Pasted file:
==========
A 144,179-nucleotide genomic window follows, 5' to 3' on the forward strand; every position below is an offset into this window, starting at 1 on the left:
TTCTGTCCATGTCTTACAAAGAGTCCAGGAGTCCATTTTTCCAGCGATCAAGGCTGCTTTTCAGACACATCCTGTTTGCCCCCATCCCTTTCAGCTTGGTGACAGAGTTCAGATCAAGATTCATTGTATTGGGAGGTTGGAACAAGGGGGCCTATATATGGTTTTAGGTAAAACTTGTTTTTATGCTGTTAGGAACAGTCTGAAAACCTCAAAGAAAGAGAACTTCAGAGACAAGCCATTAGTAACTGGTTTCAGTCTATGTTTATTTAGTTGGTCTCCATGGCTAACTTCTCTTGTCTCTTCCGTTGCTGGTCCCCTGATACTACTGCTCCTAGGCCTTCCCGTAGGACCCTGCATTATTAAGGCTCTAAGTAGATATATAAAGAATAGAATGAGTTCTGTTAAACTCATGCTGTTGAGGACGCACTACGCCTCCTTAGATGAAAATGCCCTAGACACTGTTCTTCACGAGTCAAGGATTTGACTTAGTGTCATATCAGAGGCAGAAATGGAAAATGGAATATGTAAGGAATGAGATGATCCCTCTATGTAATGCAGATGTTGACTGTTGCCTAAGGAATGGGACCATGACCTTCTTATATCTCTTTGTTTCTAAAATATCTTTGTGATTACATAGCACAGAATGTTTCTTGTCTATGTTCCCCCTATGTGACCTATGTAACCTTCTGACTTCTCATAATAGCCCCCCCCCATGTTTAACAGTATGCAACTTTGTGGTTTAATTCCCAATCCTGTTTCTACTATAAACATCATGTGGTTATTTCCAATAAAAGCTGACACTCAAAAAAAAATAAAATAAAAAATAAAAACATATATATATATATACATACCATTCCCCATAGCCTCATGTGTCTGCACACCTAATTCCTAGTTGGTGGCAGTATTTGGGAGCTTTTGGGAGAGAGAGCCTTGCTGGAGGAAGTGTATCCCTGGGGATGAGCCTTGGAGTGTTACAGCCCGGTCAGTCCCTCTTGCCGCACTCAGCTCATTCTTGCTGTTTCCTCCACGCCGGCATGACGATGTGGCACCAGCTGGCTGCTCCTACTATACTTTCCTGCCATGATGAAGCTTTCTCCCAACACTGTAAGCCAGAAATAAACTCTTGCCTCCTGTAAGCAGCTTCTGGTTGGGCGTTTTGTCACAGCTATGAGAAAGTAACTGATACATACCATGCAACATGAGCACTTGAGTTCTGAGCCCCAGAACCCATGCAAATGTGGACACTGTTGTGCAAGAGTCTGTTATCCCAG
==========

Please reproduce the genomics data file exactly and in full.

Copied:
A 144,179-nucleotide genomic window follows, 5' to 3' on the forward strand; every position below is an offset into this window, starting at 1 on the left:
TTCTGTCCATGTCTTACAAAGAGTCCAGGAGTCCATTTTTCCAGCGATCAAGGCTGCTTTTCAGACACATCCTGTTTGCCCCCATCCCTTTCAGCTTGGTGACAGAGTTCAGATCAAGATTCATTGTATTGGGAGGTTGGAACAAGGGGGCCTATATATGGTTTTAGGTAAAACTTGTTTTTATGCTGTTAGGAACAGTCTGAAAACCTCAAAGAAAGAGAACTTCAGAGACAAGCCATTAGTAACTGGTTTCAGTCTATGTTTATTTAGTTGGTCTCCATGGCTAACTTCTCTTGTCTCTTCCGTTGCTGGTCCCCTGATACTACTGCTCCTAGGCCTTCCCGTAGGACCCTGCATTATTAAGGCTCTAAGTAGATATATAAAGAATAGAATGAGTTCTGTTAAACTCATGCTGTTGAGGACGCACTACGCCTCCTTAGATGAAAATGCCCTAGACACTGTTCTTCACGAGTCAAGGATTTGACTTAGTGTCATATCAGAGGCAGAAATGGAAAATGGAATATGTAAGGAATGAGATGATCCCTCTATGTAATGCAGATGTTGACTGTTGCCTAAGGAATGGGACCATGACCTTCTTATATCTCTTTGTTTCTAAAATATCTTTGTGATTACATAGCACAGAATGTTTCTTGTCTATGTTCCCCCTATGTGACCTATGTAACCTTCTGACTTCTCATAATAGCCCCCCCCCATGTTTAACAGTATGCAACTTTGTGGTTTAATTCCCAATCCTGTTTCTACTATAAACATCATGTGGTTATTTCCAATAAAAGCTGACACTCAAAAAAAAATAAAATAAAAAATAAAAACATATATATATATATACATACCATTCCCCATAGCCTCATGTGTCTGCACACCTAATTCCTAGTTGGTGGCAGTATTTGGGAGCTTTTGGGAGAGAGAGCCTTGCTGGAGGAAGTGTATCCCTGGGGATGAGCCTTGGAGTGTTACAGCCCGGTCAGTCCCTCTTGCCGCACTCAGCTCATTCTTGCTGTTTCCTCCACGCCGGCATGACGATGTGGCACCAGCTGGCTGCTCCTACTATACTTTCCTGCCATGATGAAGCTTTCTCCCAACACTGTAAGCCAGAAATAAACTCTTGCCTCCTGTAAGCAGCTTCTGGTTGGGCGTTTTGTCACAGCTATGAGAAAGTAACTGATACATACCATGCAACATGAGCACTTGAGTTCTGAGCCCCAGAACCCATGCAAATGTGGACACTGTTGTGCAAGAGTCTGTTATCCCAG